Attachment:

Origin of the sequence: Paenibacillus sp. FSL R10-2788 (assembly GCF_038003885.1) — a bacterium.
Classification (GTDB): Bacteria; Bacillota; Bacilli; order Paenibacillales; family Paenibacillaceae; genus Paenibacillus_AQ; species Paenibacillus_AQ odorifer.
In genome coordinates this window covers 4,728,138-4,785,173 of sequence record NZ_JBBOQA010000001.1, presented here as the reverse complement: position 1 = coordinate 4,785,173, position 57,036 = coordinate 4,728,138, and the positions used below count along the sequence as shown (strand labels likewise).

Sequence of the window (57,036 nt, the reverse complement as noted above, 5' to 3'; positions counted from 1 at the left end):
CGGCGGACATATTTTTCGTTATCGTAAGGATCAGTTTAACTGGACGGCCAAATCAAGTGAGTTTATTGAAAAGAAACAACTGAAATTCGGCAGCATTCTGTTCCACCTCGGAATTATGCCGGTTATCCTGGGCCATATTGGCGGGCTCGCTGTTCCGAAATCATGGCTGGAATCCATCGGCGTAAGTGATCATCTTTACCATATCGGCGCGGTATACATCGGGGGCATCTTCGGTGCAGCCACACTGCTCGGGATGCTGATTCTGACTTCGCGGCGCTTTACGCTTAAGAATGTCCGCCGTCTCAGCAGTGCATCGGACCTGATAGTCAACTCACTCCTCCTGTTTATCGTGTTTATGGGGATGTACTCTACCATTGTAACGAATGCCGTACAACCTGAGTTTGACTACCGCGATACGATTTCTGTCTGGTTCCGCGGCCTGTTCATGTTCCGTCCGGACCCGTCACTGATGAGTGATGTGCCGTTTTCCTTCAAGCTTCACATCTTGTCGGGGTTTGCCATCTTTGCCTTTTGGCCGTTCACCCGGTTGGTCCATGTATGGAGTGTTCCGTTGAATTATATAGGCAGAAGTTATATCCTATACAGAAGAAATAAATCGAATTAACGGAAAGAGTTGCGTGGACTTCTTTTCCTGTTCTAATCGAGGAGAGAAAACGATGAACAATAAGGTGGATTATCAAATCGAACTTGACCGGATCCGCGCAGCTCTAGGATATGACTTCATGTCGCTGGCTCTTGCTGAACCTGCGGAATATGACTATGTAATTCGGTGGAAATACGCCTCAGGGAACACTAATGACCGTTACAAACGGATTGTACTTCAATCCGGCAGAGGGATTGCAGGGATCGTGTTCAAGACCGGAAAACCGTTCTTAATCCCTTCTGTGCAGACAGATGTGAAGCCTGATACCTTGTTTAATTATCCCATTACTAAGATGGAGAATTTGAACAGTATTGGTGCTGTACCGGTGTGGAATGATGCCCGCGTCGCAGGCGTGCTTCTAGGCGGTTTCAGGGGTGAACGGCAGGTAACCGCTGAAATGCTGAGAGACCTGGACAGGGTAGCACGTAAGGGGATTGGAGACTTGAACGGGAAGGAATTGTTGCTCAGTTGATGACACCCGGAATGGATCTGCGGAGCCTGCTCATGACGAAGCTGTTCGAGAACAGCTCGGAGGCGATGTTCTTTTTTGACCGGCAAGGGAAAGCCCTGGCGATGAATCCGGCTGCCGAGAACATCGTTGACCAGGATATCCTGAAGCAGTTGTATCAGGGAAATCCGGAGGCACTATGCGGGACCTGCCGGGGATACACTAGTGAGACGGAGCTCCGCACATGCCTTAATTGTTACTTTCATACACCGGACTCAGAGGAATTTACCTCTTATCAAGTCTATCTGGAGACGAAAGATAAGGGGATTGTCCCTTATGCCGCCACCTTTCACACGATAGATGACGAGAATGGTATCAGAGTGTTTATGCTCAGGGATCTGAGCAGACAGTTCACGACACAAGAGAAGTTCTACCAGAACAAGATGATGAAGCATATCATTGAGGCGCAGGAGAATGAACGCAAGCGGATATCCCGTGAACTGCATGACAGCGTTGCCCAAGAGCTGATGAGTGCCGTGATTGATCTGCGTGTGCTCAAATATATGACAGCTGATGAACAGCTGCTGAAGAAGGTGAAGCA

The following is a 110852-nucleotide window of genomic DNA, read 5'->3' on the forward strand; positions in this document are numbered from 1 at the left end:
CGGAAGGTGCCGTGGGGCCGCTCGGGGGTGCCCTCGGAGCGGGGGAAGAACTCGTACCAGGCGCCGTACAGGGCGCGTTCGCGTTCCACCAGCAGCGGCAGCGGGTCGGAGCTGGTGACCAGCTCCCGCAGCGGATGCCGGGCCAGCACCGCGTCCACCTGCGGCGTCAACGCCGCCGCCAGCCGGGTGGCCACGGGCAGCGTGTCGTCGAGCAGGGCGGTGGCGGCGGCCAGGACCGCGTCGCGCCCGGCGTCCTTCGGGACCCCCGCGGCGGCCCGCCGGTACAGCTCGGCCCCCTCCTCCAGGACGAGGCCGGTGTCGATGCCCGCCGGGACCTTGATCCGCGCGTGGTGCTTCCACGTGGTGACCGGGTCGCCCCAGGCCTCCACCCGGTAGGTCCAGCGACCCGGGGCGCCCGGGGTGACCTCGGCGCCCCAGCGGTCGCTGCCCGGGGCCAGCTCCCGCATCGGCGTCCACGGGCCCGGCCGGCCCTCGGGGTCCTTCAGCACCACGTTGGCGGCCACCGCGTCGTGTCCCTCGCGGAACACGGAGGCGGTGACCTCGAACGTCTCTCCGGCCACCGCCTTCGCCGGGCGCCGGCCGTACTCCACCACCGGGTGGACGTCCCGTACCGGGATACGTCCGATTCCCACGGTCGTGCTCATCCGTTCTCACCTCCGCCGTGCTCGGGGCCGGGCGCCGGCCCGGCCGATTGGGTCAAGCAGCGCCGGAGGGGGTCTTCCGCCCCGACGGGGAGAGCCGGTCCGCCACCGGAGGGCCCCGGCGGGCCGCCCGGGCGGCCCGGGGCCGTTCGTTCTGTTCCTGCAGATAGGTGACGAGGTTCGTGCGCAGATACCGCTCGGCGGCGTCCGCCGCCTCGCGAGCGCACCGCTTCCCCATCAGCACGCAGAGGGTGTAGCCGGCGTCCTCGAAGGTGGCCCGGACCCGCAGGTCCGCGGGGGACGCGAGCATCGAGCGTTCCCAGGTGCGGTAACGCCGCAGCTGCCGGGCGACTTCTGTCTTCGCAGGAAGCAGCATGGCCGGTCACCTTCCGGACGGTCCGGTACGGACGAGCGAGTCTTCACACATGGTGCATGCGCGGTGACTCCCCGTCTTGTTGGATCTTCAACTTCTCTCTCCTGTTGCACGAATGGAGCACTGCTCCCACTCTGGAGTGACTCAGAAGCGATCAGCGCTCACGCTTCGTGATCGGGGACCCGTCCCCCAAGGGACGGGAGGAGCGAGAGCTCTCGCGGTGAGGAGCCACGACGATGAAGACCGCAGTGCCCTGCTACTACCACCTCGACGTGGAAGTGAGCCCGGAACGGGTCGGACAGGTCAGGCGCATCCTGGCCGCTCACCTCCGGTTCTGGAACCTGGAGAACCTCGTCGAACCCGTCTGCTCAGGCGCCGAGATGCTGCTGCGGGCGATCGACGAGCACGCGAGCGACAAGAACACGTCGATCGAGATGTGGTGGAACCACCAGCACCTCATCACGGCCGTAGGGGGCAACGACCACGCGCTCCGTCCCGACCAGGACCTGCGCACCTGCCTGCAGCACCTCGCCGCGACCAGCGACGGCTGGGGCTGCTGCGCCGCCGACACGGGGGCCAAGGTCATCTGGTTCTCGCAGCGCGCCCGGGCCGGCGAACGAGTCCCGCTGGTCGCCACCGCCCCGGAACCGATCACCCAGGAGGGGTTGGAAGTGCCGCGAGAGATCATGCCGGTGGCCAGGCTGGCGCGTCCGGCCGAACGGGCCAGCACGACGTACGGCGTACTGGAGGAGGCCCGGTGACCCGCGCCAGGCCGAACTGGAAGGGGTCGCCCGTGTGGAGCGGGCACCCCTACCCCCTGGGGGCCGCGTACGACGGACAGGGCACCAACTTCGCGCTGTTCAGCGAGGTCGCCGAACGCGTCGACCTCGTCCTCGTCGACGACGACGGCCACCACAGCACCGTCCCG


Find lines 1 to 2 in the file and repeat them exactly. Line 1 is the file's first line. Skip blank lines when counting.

Origin of the sequence: Paenibacillus sp. FSL R10-2788 (assembly GCF_038003885.1) — a bacterium.
Classification (GTDB): Bacteria; Bacillota; Bacilli; order Paenibacillales; family Paenibacillaceae; genus Paenibacillus_AQ; species Paenibacillus_AQ odorifer.